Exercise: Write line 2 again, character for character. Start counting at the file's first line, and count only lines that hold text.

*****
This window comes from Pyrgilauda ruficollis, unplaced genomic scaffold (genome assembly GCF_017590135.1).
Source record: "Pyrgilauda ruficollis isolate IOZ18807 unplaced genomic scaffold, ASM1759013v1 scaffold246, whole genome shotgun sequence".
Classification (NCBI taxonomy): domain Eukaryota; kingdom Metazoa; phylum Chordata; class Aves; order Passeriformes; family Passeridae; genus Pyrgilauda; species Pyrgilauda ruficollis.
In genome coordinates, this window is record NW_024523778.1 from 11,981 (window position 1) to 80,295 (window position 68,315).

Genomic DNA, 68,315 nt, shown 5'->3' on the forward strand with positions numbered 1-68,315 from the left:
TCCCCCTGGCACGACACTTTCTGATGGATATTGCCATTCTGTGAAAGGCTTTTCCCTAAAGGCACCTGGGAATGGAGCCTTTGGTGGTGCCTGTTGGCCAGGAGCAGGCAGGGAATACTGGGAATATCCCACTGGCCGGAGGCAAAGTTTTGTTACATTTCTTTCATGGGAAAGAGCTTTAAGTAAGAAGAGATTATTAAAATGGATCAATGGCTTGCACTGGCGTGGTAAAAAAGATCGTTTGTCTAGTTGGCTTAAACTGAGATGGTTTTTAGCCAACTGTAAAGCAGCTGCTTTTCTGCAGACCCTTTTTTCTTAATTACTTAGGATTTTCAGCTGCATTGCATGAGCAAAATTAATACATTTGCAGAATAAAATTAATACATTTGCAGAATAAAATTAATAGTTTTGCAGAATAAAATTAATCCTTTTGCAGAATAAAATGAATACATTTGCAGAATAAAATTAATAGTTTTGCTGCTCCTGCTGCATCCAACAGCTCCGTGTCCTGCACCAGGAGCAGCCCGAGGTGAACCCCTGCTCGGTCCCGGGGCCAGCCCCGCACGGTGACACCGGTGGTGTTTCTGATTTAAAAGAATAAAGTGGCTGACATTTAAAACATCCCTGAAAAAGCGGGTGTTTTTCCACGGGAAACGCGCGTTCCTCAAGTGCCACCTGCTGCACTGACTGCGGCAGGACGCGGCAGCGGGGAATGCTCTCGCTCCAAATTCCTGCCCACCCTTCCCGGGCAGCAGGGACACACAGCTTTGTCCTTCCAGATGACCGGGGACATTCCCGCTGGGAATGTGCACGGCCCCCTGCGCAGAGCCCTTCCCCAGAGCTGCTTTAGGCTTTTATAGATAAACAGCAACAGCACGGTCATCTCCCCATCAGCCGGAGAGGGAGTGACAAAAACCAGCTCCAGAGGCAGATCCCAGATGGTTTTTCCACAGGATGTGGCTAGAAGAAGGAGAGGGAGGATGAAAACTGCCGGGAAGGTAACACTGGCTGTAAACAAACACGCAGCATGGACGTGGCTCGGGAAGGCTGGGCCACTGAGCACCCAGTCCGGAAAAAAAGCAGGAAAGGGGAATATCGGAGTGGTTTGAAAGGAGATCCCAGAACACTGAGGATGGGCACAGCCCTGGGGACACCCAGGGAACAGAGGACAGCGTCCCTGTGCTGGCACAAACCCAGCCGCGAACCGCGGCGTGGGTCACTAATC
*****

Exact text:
Source record: "Pyrgilauda ruficollis isolate IOZ18807 unplaced genomic scaffold, ASM1759013v1 scaffold246, whole genome shotgun sequence".